Here There and Everywhere

Expat wanderer

Chinese Astrological Calculations

I’ve never really been sure what my Chinese birth year was. For a long time I thought I was one thing, then another long time I thought I was another, and it turns out it is more complicated than I thought. I am between a solar year and a lunar month – or was it a lunar year and a solar month?

Here is my picture:


I am like a white metal chicken.

Way more complicated than I knew!

If you would like to find out who you are according to Chinese astrology, there is a wonderful website where you enter your birthdate and they can tell you what you are – and who you should be friends with and who you should marry.

You can click on Chinese Fortune Calendar and find out all about yourself.

January 17, 2009 - Posted by | Character, Cross Cultural, Experiment | , ,


  1. Thanks for the link …. it does look much more complicated than simply knowing what my animal sign is. I forget what lexical item I was teaching one year (possibly adjectives) and I had the (in retrospect misguided) idea to bring placemats from my favourite Chinese restaurant with all the astrological signs and related personality traits/characteristics for my students to look at and decide if they agreed or disagreed with the horoscope. It was a mixed group, mostly young students from Asia, South America, Europe, and the Middle East. Omigoodness, I had no idea how offended some of my students would become when I asked them to look at what their animals and signs were. I just thought it was neat …. but my sentiment wasn’t shared by all:-( It became an interesting cultural discussion, but honestly, it was one of the most uncomfortable classes I’ve ever had. Live and learn!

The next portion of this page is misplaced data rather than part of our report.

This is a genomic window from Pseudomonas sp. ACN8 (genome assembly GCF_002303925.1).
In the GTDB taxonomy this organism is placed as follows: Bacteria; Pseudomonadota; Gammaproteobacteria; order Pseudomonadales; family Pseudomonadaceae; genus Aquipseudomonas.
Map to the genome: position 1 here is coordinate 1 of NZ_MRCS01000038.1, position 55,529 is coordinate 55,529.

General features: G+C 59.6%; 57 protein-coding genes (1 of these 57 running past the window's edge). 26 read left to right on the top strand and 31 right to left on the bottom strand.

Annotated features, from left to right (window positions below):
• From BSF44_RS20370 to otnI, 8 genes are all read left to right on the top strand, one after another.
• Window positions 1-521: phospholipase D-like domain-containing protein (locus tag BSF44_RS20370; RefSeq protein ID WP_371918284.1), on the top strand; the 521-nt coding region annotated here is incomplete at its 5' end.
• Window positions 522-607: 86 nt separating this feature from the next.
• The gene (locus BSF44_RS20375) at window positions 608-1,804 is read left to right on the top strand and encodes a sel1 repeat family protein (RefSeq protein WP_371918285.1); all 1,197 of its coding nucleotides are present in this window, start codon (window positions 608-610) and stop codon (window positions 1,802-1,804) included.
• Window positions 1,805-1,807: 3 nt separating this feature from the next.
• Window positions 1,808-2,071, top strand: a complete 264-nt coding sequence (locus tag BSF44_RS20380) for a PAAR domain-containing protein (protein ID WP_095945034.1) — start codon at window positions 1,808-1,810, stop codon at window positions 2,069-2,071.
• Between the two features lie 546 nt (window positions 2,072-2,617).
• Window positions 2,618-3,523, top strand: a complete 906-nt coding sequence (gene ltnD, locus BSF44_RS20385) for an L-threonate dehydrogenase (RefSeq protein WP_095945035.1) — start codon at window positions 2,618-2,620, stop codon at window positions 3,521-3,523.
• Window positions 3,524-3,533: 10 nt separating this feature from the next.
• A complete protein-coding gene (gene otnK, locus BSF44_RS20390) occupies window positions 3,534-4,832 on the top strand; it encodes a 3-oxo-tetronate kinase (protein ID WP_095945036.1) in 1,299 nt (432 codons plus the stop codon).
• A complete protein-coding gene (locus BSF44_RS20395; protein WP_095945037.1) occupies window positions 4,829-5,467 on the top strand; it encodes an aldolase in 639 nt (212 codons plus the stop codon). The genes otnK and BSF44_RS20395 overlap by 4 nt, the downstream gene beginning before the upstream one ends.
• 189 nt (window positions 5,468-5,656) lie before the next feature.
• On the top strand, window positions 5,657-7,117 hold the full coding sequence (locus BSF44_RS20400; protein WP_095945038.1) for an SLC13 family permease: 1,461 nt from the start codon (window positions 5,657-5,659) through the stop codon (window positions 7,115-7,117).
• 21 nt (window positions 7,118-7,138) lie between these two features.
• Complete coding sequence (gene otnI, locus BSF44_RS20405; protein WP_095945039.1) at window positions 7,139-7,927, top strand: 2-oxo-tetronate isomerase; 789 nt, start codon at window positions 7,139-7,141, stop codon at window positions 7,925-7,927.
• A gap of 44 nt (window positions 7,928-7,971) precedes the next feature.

Comment by Sheila | January 17, 2009 | Reply

  2. It was WAY too complicated for me.

    I have had equally uncomfortable moments teaching EFL in mixed groups. And you are right, sometimes those very moments bring forth the most spirited and memorable discussions. One thing I learned in teaching is that if the subject matter is interesting – even if controversial – enough, people forget their self-consciousness and participate actively, which was always my goal. 🙂

    My most memorable experience was also a sad one. I sat a very religious man from one culture next to a sort of promiscuous girl from a totally different culture, hoping he would be a little less judgemental. Shortly after that, he left the program. He was one of my favorite students, and I was sad I had done that.

    Comment by intlxpatr | January 18, 2009 | Reply

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